In 2006, Richard Gwyn was given a year to live unless a suitable liver donor were found. A novelist and poet, he lost nine years of his life to vagrancy and addiction around the Mediterranean, principally Spain and Crete. This memoir is an account of his “lost” years of reckless travel and serial hospitalizations; redemption via friendship, imagination, love and fatherhood; recovery; living under sentence of death, and the life-saving gift of a hepatic graft.
The Vagabond’s Breakfast won Wales Book of the Year for Creative Nonfiction in 2012.
‘Richard Gwyn began The Vagabond’s Breakfast while recovering from a liver transplant. A memoir of the nine years of drink, drugs and vagrancy that did for his first liver, it’s a jagged tale gracefully told. Full of humane surreality, there’s something whole, even holistic, about the brokenness of the life it pieces (back) together. Like many books about illness, it’s also about health: Gwyn is a citizen of both realms, describing life with ‘two passports.” Patrick McGuinness in TLS Books of the Year.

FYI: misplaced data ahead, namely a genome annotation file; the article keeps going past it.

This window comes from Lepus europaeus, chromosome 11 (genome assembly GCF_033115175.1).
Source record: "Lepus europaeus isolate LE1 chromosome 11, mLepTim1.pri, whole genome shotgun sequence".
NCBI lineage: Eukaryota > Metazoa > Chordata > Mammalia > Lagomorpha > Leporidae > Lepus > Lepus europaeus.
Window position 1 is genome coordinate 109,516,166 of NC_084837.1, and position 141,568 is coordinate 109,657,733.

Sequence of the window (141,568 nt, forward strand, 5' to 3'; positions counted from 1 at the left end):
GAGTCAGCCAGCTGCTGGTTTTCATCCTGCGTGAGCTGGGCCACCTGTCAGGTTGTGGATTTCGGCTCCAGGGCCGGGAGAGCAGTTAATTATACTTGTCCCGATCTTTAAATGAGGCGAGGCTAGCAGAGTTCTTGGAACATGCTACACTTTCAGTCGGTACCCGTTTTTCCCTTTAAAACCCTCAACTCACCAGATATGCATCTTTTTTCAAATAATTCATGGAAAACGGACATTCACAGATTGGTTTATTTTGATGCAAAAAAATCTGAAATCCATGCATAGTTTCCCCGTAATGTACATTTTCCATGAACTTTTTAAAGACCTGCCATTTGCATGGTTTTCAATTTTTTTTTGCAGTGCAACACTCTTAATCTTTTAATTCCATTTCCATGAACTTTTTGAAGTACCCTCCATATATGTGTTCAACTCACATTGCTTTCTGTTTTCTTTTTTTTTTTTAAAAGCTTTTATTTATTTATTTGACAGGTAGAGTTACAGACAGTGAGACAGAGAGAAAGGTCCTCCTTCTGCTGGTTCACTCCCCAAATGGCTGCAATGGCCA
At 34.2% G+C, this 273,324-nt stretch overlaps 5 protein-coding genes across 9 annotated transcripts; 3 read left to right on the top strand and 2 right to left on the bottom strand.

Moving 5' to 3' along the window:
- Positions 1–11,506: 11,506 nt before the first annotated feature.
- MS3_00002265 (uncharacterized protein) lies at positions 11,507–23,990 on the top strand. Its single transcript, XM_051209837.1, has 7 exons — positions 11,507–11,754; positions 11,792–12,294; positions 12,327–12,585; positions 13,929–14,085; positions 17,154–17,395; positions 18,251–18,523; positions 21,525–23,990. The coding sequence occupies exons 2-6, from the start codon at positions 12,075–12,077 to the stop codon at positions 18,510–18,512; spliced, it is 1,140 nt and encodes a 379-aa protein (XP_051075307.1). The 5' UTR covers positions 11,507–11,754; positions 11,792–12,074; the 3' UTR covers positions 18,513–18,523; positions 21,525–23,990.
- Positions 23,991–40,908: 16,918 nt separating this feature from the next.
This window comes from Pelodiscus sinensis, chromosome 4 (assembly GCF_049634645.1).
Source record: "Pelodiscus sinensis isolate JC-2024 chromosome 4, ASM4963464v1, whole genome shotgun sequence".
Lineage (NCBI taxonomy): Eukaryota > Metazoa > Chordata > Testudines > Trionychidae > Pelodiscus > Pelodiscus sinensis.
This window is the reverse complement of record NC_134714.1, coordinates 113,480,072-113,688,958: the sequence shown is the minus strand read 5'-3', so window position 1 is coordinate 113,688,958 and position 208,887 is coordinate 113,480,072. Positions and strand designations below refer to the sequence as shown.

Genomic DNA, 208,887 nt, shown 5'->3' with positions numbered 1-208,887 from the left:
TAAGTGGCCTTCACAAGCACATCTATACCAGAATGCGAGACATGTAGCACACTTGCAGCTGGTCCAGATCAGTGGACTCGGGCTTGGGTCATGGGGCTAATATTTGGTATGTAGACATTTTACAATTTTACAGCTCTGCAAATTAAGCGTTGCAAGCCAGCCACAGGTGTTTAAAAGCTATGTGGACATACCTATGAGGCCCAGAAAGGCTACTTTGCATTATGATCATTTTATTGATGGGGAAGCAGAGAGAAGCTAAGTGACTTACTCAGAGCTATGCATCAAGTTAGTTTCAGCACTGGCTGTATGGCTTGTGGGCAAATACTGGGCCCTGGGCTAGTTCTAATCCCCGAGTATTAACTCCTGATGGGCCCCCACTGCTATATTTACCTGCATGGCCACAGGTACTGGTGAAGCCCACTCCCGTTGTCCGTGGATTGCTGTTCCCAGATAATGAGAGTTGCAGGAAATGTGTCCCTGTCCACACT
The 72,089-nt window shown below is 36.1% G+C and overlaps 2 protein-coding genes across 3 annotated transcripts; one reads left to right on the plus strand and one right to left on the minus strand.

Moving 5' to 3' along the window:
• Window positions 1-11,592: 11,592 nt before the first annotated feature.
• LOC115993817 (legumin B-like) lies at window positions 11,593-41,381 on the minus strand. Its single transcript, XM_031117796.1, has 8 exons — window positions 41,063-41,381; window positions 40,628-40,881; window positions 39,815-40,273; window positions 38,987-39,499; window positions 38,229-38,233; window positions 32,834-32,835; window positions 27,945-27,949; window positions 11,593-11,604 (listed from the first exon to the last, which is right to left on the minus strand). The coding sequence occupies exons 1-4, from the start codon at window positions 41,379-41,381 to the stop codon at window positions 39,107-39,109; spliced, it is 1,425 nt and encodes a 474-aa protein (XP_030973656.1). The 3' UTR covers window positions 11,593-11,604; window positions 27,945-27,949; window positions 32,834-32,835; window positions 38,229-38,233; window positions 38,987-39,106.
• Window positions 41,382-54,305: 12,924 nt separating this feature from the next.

‘An enthralling memoir of a young man going deeply and terribly astray.’ Tessa Hadley in the London Review of Books.
‘A bloody marvellous piece of work.’ Lindsay Clarke, author of The Chymical Wedding and The Water Theatre.
‘Spicy and compelling mix of memoir and philosophy . . . a coherent and stylishly literate account . . . a book to remember.’ Steve Dube, The Western Mail
‘Brutally honest, poetic and sometimes funny account . . . brave, original and strangely compelling.’ Morning Star
‘Best book I have read so far this year. On a par with Hilary Mantel or Joan Didion. Utterly terrifying, funny, thought provoking and seemingly without an ounce of self-pity. A masterpiece.’ Scott Pack.
‘Impactante . . . un ensayo tan íntimo y certero como On being Ill de Virginia Woolf . . . Al terminar el desayuno con Gwyn, el lector tiene la sensación de hallarse en el Grado Cero de la salud, a un paso del reino vecino, aterrado y aliviado al mismo tiempo.’ [‘Stunning… and as intimate and accurate as Virginia Woolf’s On Being Ill. On finishing breakfast with Gwyn, the reader is left with the sensation of finding himself at health’s Absolute Zero, one step from the neighbouring kingdom, terrified and relieved at the same time.’] Andrés Neuman in Clarín (Argentina).
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